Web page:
NASA-NOAA's Suomi NPP Satellite passed over Typhoon Rammasun early on July 14 and captured a visible image of the storm that showed large bands of thunderstorms wrapping into the center as it approached the central Philippines.
When NASA-NOAA's Suomi NPP satellite passed over Rammasun on July 14 at 04:20 UTC, the Visible Infrared Imaging Radiometer Suite (VIIRS) instrument aboard took a visible image of the storm.
The VIIRS instrument showed large, thick bands of powerful thunderstorms wrapping into the low-level center of circulation. The largest band extended from the western to southern and around to the eastern quadrants of the storm before spiraling into the center. Powerful thunderstorms also surrounded the tightly wound eye.
VIIRS collects visible and infrared imagery and global observations of land, atmosphere, cryosphere and oceans. VIIRS flies aboard the Suomi NPP satellite, which is managed by both NASA and NOAA.
Forecasters at the Joint Typhoon Warning Center noted on July 14 that Rammasun had slowed in forward movement and continued to consolidate as convection (rising air that forms the thunderstorms that make up the tropical cyclone) has further strengthened and the storm has developed an irregular eye about 15 nautical miles wide.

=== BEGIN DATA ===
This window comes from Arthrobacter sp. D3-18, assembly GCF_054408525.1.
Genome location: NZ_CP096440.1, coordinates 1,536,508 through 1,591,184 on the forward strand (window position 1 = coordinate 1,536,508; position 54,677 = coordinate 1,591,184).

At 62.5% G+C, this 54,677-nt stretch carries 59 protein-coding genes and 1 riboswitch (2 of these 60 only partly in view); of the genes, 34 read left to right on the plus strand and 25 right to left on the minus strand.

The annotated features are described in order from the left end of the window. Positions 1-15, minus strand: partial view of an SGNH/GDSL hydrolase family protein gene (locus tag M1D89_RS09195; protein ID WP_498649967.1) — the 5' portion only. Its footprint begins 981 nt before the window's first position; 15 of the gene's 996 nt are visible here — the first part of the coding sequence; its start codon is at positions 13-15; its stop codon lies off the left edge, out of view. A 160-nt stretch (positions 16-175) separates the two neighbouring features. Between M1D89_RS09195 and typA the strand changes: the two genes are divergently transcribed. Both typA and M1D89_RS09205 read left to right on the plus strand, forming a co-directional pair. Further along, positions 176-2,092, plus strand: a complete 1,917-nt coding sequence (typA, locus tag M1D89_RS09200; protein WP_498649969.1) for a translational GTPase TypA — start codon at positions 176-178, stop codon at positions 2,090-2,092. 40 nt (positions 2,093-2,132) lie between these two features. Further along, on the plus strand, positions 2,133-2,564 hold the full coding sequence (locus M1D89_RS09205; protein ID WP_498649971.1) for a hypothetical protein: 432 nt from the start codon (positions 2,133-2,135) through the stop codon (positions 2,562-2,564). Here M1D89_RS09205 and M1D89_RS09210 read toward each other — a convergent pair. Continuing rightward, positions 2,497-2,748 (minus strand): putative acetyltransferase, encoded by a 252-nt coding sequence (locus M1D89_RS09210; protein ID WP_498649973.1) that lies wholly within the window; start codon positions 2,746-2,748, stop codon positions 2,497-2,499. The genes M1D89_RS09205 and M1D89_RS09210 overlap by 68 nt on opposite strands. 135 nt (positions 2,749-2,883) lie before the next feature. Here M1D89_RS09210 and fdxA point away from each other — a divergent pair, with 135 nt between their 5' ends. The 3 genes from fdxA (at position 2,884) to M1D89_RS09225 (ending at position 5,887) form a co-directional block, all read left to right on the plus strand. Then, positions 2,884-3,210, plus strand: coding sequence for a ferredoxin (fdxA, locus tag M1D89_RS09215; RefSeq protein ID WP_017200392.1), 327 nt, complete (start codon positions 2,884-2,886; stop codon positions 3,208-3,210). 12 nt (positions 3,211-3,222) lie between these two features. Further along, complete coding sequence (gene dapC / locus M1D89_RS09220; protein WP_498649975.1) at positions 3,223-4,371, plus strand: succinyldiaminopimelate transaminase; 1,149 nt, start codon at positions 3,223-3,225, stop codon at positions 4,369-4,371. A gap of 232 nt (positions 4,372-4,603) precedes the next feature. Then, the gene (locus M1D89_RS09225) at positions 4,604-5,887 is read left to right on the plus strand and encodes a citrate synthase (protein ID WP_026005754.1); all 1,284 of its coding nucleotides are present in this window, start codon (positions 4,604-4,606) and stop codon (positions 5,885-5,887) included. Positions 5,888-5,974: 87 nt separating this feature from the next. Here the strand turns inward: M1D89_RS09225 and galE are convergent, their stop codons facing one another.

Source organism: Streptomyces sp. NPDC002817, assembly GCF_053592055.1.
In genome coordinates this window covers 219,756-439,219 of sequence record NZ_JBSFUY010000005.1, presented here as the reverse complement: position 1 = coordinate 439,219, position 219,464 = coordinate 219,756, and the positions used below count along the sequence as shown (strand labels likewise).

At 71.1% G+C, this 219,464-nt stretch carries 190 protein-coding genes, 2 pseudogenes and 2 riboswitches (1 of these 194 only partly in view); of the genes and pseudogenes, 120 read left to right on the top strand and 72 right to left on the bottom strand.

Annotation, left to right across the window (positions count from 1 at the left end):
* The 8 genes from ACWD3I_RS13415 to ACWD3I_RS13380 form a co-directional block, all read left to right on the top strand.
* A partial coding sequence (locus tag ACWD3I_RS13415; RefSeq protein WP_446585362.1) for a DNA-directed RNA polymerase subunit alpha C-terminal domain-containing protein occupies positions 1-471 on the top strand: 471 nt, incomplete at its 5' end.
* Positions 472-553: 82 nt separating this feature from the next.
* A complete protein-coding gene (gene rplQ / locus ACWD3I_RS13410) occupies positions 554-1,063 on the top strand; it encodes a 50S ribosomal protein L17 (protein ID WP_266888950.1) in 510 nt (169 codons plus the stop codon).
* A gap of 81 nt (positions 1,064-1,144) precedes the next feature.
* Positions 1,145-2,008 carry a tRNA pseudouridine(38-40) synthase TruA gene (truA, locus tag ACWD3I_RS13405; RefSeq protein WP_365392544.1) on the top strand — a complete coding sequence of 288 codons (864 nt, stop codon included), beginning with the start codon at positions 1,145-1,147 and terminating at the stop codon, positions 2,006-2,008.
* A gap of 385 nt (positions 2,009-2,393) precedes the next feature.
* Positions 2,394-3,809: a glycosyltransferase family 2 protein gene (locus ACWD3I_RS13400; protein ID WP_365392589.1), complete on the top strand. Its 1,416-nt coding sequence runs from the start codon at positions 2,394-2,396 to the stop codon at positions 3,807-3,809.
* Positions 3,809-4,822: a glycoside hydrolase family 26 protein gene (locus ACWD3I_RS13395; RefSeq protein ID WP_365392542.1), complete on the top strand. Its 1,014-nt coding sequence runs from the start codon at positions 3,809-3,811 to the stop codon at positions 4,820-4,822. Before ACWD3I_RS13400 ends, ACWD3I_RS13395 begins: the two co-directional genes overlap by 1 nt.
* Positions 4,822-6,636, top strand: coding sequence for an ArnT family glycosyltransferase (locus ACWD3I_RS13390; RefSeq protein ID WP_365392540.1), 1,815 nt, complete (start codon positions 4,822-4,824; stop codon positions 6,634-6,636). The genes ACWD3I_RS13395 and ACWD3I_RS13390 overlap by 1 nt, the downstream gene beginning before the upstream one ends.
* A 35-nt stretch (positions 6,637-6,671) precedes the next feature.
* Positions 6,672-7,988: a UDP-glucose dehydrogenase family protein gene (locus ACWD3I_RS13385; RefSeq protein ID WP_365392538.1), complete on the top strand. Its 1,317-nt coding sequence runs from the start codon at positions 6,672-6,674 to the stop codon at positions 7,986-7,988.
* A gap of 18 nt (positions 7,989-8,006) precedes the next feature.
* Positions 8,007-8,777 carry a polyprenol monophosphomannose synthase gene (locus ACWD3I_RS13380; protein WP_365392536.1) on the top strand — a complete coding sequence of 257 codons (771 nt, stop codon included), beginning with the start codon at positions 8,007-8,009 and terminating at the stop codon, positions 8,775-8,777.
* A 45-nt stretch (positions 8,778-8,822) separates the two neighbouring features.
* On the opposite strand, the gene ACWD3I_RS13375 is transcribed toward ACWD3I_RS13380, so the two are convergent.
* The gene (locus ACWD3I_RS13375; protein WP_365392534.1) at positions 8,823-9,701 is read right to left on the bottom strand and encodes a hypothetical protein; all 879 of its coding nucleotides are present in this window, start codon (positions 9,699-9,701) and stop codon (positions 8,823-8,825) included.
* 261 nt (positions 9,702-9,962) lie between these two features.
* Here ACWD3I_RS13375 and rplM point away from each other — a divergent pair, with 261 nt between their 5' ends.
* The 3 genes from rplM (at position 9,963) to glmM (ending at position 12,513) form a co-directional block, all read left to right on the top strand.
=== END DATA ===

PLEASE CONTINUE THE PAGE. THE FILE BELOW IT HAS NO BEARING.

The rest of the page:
Microwave satellite imagery showed the storm had strengthened as the eyewall (the powerful thunderstorms around the open eye) became more developed.
On July 14 at 1500 UTC (11 a.m. EDT), Typhoon Rammasun had maximum sustained winds near 75 knots. Rammasun was moving to the west-southwestward at 10 knots. It was centered near 12.7 north latitude and 127.6 east longitude, about 435 nautical miles southeast of Manila, and closing in on the central Visayas region of the Philippines.
Typhoon Rammasun is expected to make landfall in the eastern Visayas region of the Philippines around July 15 at 0000 UTC (July 14 at 8 p.m. EDT). On July 13, Public storm warning signal #1 was in force in the following Luzon provinces: Camarines Norte & Sur, Catanduanes, Albay and Sorsogon, and Public storm warning signal #1 was in force in the Visayas province of Northern Samar.
The Joint Typhoon Warning Center expects Rammasun to move across the central and northern Philippines in a northwesterly direction crossing near Manila around July 16 at 0000 UTC (July 15 at 8 p.m. EDT), then moving into the South China Sea for another landfall in mainland China, just north of Hainan Island late on July 18 as a typhoon.
Text credit: Rob Gutro
NASA's Goddard Space Flight Center
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